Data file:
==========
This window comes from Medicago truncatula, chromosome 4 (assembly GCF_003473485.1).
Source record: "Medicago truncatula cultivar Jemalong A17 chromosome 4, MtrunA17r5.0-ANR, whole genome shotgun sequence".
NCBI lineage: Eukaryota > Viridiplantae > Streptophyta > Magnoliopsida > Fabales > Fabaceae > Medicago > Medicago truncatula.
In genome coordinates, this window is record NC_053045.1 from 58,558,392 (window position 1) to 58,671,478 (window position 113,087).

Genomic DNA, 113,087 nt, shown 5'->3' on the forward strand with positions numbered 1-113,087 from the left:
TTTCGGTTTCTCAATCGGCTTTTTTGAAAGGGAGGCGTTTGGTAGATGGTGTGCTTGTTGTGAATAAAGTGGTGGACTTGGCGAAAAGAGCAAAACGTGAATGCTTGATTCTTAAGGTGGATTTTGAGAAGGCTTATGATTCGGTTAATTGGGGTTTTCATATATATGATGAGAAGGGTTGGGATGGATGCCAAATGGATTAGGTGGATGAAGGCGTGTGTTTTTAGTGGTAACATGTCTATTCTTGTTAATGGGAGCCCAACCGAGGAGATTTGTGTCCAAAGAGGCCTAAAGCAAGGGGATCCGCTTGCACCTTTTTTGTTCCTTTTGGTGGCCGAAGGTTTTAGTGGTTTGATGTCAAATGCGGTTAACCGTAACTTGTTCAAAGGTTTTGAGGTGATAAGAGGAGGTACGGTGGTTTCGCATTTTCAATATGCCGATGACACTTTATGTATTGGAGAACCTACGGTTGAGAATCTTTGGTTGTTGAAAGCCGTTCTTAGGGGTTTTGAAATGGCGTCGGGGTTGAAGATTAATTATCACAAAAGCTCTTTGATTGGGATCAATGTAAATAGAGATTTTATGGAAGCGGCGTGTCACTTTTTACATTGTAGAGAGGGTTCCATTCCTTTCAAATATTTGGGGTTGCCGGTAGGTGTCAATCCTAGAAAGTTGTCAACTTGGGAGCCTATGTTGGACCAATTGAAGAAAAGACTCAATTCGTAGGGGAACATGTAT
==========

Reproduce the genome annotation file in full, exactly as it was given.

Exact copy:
This window comes from Medicago truncatula, chromosome 4 (assembly GCF_003473485.1).
Source record: "Medicago truncatula cultivar Jemalong A17 chromosome 4, MtrunA17r5.0-ANR, whole genome shotgun sequence".
NCBI lineage: Eukaryota > Viridiplantae > Streptophyta > Magnoliopsida > Fabales > Fabaceae > Medicago > Medicago truncatula.
In genome coordinates, this window is record NC_053045.1 from 58,558,392 (window position 1) to 58,671,478 (window position 113,087).

Genomic DNA, 113,087 nt, shown 5'->3' on the forward strand with positions numbered 1-113,087 from the left:
TTTCGGTTTCTCAATCGGCTTTTTTGAAAGGGAGGCGTTTGGTAGATGGTGTGCTTGTTGTGAATAAAGTGGTGGACTTGGCGAAAAGAGCAAAACGTGAATGCTTGATTCTTAAGGTGGATTTTGAGAAGGCTTATGATTCGGTTAATTGGGGTTTTCATATATATGATGAGAAGGGTTGGGATGGATGCCAAATGGATTAGGTGGATGAAGGCGTGTGTTTTTAGTGGTAACATGTCTATTCTTGTTAATGGGAGCCCAACCGAGGAGATTTGTGTCCAAAGAGGCCTAAAGCAAGGGGATCCGCTTGCACCTTTTTTGTTCCTTTTGGTGGCCGAAGGTTTTAGTGGTTTGATGTCAAATGCGGTTAACCGTAACTTGTTCAAAGGTTTTGAGGTGATAAGAGGAGGTACGGTGGTTTCGCATTTTCAATATGCCGATGACACTTTATGTATTGGAGAACCTACGGTTGAGAATCTTTGGTTGTTGAAAGCCGTTCTTAGGGGTTTTGAAATGGCGTCGGGGTTGAAGATTAATTATCACAAAAGCTCTTTGATTGGGATCAATGTAAATAGAGATTTTATGGAAGCGGCGTGTCACTTTTTACATTGTAGAGAGGGTTCCATTCCTTTCAAATATTTGGGGTTGCCGGTAGGTGTCAATCCTAGAAAGTTGTCAACTTGGGAGCCTATGTTGGACCAATTGAAGAAAAGACTCAATTCGTAGGGGAACATGTAT